By Peter Burgoyne:
Last month, web retailer Piperlime opened its first brick-and-mortar store in Manhattan’s SoHo, just up the block from the first freestanding store opened by online retailer DwellStudio back in June. But the motives for these two online retailers to open “on-the-street” are likely very different. And the reasons have to do with the nature of their offerings.
DwellStudio is a lifestyle retailer that only sells its own products, and the nature of those products is a tactile one. Sure, the company made a reputation for itself by putting bold graphics on sheets and accessories for adults and children, but at the end of the day, people want to touch the products, feel the thread-count, smell the candles. DwellStudio has a deep inventory on its site, but since it only sells products it manufactures, the inventory is not as deep as, say, a Zappos, which offers tens of thousands of different brands.
By contrast, Piperlime, the fashion retailer owned by the Gap, Inc., has an extremely deep inventory of products under hundreds of different brands on its site. But its store features a variety of designers that are representative of the Piperlime brand overall, rather than the site’s entire inventory. Celebrity contributors Rachel Zoe and Rachel Bilson have a presence in the store, and customers can purchase all of the items offered on the site, free of shipping costs, via three on-site, interactive kiosks. The fact that the Piperlime web site has the support of a retail giant like Gap means it can benefit from the Gap’s existing infrastructure. With its parent company’s stock on the upswing for the first time in years, moreover, a Piperlime store has the potential to further elevate the Gap’s image overall.
One online retailer that is a strong contender for brick-and-mortar (but not yet opening a shop) is Net-a-Porter. It amazes me that people are willing to buy $2,000 bags without actually experiencing the bags firsthand. But how would a Net-a-Porter store be any different than a Barneys New York? One strong differentiator could be location. If Net-a-Porter had a strategy to put these stores in unusual touchpoints – say, airports or subway stations – and to build paradigm-breaking convenience, Net-a-Porter could have an edge over its high-fashion competitors.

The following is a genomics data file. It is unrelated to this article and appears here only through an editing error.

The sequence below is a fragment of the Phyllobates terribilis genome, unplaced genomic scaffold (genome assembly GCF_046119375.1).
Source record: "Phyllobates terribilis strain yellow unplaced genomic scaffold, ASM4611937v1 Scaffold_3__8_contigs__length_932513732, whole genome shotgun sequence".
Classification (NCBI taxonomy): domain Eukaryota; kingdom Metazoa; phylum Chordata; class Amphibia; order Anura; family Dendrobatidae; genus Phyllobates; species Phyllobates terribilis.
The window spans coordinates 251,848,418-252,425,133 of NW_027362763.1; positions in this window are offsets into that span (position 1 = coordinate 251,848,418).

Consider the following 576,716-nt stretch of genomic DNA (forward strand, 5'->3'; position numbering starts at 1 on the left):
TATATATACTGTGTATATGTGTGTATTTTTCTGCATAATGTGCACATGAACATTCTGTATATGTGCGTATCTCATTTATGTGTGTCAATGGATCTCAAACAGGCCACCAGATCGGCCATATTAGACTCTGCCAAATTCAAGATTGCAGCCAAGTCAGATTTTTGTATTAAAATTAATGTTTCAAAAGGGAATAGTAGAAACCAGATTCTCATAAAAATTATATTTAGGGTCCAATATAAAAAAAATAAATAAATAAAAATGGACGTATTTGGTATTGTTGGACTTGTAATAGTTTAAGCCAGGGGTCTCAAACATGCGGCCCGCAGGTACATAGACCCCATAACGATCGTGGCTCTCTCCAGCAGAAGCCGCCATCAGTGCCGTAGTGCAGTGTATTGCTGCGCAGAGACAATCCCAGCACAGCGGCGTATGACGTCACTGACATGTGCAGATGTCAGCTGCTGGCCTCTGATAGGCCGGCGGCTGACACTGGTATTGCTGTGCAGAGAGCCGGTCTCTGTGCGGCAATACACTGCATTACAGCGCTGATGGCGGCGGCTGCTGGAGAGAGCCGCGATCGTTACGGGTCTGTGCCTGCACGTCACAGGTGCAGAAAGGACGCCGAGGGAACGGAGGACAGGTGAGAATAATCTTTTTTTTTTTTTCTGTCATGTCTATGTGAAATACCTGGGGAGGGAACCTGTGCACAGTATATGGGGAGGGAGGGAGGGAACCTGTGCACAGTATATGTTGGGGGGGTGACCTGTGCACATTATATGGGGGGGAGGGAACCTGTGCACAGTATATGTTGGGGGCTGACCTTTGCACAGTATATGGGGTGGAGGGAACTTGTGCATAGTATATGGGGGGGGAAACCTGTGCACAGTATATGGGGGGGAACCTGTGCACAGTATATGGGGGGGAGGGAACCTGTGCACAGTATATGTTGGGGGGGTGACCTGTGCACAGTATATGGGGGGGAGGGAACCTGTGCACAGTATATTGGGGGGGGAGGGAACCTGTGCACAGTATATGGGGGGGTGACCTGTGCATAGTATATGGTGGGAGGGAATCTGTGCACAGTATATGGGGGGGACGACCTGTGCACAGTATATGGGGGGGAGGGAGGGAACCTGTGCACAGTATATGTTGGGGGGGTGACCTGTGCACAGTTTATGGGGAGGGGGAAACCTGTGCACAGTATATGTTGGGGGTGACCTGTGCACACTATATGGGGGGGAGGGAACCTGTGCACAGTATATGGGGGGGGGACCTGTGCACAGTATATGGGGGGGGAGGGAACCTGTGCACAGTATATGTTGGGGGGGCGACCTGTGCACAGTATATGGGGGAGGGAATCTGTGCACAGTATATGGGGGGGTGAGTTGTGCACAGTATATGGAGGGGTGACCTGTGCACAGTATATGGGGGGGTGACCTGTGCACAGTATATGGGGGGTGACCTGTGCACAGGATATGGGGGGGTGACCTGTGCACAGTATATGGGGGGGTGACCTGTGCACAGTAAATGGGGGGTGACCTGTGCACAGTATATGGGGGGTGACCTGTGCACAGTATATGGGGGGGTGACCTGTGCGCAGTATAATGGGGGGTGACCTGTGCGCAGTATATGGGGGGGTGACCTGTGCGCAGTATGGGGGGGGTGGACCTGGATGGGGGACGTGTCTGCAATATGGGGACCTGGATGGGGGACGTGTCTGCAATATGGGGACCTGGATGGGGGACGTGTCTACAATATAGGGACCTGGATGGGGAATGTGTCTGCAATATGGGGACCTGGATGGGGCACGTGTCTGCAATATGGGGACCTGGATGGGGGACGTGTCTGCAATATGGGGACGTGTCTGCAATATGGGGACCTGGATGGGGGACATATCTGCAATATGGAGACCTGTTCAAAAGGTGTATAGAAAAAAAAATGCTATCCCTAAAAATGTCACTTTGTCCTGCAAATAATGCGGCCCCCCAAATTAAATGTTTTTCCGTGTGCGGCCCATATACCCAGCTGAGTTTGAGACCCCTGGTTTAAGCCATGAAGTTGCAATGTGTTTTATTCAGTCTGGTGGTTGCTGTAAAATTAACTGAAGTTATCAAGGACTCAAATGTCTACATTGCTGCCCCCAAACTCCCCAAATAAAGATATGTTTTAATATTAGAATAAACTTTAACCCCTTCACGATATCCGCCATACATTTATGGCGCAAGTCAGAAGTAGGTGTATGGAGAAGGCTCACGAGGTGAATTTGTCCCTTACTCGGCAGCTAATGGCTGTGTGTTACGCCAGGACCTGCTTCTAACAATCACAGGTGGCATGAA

On the flipside, it’s no surprise that massive online retailers like Zappos or Amazon have not opened retail stores. Amazon won’t go there, as others retailers’ brick-and-mortar stores increasingly serve as “showrooms” for products available on the cheap from Amazon. If Zappos can undercut its competitors, it is because of the sheer volume of product it turns over online, as well as the amazing next-day delivery it offers. I could see a monstrous brand like Zappos considering an on-the-street location if it were positioned either as a showpiece – a physical marketing vehicle – or if the company wanted to push some of its more upscale brands, like Sigerson Morrison, Stuart Weitzman and Vera Wang. Providing a touch-and-feel experience for these $300-plus products, and offering the same type of fulfillment customers have come to expect from Zappos, could equal a retail homerun.
Here are three tips for knowing if your online brand is ready to go on-the-street:
1. Would your consumers benefit from experiencing your products in person?
2. Are you able to offer the same benefits, á la free shipping and fast fulfillment, in a freestanding store that you currently do on your site?
3. Can you create a unique experience that enhances your brand position, and does it help differentiate you in the marketplace?
If you can answer in the affirmative to all of the above, then starting a store might well be a smart strategic move. After all, many conventional retailers are racing to adopt channel-neutral (or so-called ‘omnichannel’) strategies in which distribution channels are inter-connected. This might well mean that, over time, consumers will cease to draw big distinctions between online and brick-and-mortar retail. Instead, they will simply expect their favorite retailers (online or otherwise) to offer seamless and consistent experiences across a variety channels — from smartphones, PCs and iPads, to catalogs and, yes, even real-world stores. Getting good at multichannel retailing, in other words, might just be the best way for today’s dot-coms to chart a course for the future.